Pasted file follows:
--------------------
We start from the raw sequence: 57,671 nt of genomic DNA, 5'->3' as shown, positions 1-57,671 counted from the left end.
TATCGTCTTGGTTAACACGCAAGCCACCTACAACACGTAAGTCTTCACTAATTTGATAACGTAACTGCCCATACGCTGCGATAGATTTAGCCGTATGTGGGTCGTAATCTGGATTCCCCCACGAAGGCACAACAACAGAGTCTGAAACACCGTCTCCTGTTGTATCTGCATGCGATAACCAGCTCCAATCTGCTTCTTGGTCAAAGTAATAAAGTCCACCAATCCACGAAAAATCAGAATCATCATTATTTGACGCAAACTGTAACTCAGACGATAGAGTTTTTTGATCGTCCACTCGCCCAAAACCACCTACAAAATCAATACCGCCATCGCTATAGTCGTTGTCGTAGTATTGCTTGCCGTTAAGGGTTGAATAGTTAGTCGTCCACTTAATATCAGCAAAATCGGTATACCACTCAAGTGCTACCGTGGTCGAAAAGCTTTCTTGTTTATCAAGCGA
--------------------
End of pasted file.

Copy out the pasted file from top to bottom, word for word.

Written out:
We start from the raw sequence: 57,671 nt of genomic DNA, 5'->3' as shown, positions 1-57,671 counted from the left end.
TATCGTCTTGGTTAACACGCAAGCCACCTACAACACGTAAGTCTTCACTAATTTGATAACGTAACTGCCCATACGCTGCGATAGATTTAGCCGTATGTGGGTCGTAATCTGGATTCCCCCACGAAGGCACAACAACAGAGTCTGAAACACCGTCTCCTGTTGTATCTGCATGCGATAACCAGCTCCAATCTGCTTCTTGGTCAAAGTAATAAAGTCCACCAATCCACGAAAAATCAGAATCATCATTATTTGACGCAAACTGTAACTCAGACGATAGAGTTTTTTGATCGTCCACTCGCCCAAAACCACCTACAAAATCAATACCGCCATCGCTATAGTCGTTGTCGTAGTATTGCTTGCCGTTAAGGGTTGAATAGTTAGTCGTCCACTTAATATCAGCAAAATCGGTATACCACTCAAGTGCTACCGTGGTCGAAAAGCTTTCTTGTTTATCAAGCGA